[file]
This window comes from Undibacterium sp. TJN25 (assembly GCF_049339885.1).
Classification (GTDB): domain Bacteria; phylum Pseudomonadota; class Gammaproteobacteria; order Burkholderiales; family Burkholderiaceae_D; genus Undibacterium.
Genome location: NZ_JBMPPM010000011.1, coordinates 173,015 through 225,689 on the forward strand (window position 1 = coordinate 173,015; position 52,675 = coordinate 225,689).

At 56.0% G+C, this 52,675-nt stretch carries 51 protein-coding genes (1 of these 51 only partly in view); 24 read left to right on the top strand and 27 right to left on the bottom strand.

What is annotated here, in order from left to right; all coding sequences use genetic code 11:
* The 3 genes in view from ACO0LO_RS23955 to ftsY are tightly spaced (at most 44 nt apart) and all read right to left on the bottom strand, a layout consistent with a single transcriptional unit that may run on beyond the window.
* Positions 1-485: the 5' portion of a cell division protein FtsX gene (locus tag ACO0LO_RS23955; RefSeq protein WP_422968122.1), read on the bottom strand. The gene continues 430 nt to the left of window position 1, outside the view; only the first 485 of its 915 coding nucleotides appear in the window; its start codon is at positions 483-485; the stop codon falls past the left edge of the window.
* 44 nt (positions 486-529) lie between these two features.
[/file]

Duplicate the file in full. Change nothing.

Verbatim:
This window comes from Undibacterium sp. TJN25 (assembly GCF_049339885.1).
Classification (GTDB): domain Bacteria; phylum Pseudomonadota; class Gammaproteobacteria; order Burkholderiales; family Burkholderiaceae_D; genus Undibacterium.
Genome location: NZ_JBMPPM010000011.1, coordinates 173,015 through 225,689 on the forward strand (window position 1 = coordinate 173,015; position 52,675 = coordinate 225,689).

At 56.0% G+C, this 52,675-nt stretch carries 51 protein-coding genes (1 of these 51 only partly in view); 24 read left to right on the top strand and 27 right to left on the bottom strand.

What is annotated here, in order from left to right; all coding sequences use genetic code 11:
* The 3 genes in view from ACO0LO_RS23955 to ftsY are tightly spaced (at most 44 nt apart) and all read right to left on the bottom strand, a layout consistent with a single transcriptional unit that may run on beyond the window.
* Positions 1-485: the 5' portion of a cell division protein FtsX gene (locus tag ACO0LO_RS23955; RefSeq protein WP_422968122.1), read on the bottom strand. The gene continues 430 nt to the left of window position 1, outside the view; only the first 485 of its 915 coding nucleotides appear in the window; its start codon is at positions 483-485; the stop codon falls past the left edge of the window.
* 44 nt (positions 486-529) lie between these two features.